Try this Exercise to Select Continuing Education, MASSAGE Magazine

There are many situations in which just a little bit of journaling seems to help so much. The greater awareness that can come with simply writing something down can go far toward helping you achieve your goals, whether those goals are in the arena of your personal or professional life. One specific way you can use journaling to help boost your career success and satisfaction as a professional massage therapist or bodyworker is by writing down your thoughts and feelings about your work in an effort to select the best-possible continuing education class for your future.

Begin by simply grabbing a notebook and a pencil, and setting aside 20 minutes or so of quiet time to think and write what comes up for you. It is usually a good idea to consider doing this several months before you need to enroll for your continuing education class, so you have time to let the awareness sink in and let ideas bubble up about continuing education. In fact, if you can manage to do this journaling exercise two or three times before you make your continuing education decision, that may be even more effective.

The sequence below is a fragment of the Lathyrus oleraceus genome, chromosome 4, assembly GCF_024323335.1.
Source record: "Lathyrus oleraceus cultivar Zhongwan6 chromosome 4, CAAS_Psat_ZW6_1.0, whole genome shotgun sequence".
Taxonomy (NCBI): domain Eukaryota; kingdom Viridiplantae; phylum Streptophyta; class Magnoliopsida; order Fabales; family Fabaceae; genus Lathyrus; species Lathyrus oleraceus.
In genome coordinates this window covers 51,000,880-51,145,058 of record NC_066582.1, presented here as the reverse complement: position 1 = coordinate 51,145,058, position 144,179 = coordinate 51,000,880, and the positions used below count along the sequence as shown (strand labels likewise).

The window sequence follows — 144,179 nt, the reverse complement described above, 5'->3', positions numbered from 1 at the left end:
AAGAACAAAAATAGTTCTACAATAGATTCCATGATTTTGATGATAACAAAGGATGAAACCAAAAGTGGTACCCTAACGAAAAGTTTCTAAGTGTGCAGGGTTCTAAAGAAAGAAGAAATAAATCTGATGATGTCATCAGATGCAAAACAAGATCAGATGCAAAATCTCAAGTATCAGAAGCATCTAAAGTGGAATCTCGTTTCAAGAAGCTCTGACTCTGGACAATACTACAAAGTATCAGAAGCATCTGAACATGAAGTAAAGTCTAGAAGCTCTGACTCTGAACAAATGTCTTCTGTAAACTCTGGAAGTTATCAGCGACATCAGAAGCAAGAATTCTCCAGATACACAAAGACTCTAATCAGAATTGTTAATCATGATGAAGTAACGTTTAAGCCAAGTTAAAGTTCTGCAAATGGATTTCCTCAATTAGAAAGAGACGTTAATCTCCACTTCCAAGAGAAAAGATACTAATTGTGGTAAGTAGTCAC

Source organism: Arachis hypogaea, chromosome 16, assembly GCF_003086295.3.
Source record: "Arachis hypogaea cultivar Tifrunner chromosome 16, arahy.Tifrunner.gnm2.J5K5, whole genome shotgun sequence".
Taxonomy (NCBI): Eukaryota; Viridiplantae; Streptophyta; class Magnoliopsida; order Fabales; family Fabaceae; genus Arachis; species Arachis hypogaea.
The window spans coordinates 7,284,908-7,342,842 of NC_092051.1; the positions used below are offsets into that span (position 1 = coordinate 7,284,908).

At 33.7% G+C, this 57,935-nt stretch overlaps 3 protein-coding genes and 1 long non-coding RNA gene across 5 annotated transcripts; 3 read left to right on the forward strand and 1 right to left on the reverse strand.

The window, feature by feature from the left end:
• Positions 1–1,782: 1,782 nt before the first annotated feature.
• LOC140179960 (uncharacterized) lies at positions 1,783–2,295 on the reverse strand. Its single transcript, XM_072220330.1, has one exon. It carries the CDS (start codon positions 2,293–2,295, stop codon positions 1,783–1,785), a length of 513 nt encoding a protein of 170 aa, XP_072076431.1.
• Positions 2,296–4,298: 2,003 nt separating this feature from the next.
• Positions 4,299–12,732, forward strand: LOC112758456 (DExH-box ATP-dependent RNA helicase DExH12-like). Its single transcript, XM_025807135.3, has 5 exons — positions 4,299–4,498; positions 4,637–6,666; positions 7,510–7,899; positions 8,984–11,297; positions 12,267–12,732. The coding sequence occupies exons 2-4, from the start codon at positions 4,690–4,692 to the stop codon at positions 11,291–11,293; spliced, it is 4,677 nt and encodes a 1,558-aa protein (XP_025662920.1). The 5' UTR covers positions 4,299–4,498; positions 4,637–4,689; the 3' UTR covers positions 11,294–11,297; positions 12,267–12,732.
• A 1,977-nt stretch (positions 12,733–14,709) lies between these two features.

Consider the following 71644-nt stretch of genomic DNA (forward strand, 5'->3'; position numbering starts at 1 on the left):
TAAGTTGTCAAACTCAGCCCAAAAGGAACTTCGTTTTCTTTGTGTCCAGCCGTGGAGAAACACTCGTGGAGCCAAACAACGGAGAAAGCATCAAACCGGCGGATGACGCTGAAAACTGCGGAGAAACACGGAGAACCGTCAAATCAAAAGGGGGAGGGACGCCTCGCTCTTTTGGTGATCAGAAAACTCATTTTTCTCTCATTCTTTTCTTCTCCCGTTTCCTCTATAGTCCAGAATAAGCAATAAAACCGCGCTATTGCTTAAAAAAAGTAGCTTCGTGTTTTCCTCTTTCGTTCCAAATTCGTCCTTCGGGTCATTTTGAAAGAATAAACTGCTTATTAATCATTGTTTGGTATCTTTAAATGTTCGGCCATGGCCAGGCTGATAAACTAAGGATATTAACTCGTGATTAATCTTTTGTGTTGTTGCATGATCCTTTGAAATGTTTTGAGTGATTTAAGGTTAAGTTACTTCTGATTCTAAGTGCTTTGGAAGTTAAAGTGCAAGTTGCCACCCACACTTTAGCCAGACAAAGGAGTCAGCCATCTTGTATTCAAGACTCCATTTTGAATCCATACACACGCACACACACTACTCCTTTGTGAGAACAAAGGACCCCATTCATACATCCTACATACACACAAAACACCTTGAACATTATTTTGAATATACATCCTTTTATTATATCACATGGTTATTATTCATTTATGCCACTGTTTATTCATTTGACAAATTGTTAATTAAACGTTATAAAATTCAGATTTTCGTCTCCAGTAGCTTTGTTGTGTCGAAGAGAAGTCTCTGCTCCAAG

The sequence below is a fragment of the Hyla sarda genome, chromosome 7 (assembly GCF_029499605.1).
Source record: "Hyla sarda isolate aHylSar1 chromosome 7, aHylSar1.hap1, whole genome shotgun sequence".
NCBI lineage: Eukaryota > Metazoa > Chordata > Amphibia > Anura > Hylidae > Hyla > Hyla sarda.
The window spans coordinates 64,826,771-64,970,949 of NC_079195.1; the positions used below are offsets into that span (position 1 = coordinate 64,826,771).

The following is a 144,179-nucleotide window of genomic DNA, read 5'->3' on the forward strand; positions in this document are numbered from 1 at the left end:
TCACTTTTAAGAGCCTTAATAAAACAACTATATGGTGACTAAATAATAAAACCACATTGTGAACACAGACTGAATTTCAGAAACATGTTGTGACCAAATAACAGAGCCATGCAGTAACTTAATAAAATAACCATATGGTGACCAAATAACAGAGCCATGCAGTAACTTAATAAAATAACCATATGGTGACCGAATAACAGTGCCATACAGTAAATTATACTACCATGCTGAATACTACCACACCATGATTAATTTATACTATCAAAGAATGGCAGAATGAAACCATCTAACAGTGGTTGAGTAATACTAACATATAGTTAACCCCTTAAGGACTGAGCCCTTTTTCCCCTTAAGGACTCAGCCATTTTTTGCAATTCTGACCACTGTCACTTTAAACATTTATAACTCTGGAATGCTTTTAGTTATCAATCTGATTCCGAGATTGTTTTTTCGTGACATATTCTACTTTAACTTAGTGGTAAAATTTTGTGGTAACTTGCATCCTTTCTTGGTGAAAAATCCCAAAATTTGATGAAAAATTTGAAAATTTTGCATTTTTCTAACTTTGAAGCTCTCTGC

Before you begin writing, however, it may be necessary to know the parameters, if any, of your continuing education experience. This means knowing whether you are required to earn continuing education credits in order to renew your license, and if so, if you are required to earn a specific kind of continuing education credits. For example, in some states and regions, massage therapists and bodyworkers may be required to take a continuing education class on ethics or health and safety every so often.

Once you are aware of any guidelines for your upcoming continuing education experience, you are ready to go forward with the writing exercise, in an effort to explore what kinds of continuing education classes might best suit you and your practice at this point in time. For starters, ask yourself, “What are my biggest strengths as a massage therapist and business owner?” Write down whatever comes up for you. Then, do the same with this question: “What are my weaknesses as a massage therapist and business owner?”

By asking yourself these questions, you should begin to get a good picture of where your practice stands, in terms of where you are thriving and where you could use some help. Of course, you will want to focus your continuing education experience on those areas where you may be weak, whether that means taking a refresher continuing education course on body mechanics or enrolling in continuing education on the topic of marketing or accounting.

Another helpful question to ask yourself as you sit down to journal might be, “What common client conditions do I often wish I was better able to address?” If you are able to come up with one area to write about for this question, then you may get valuable insight about what types of skills or techniques could help better serve your clients.

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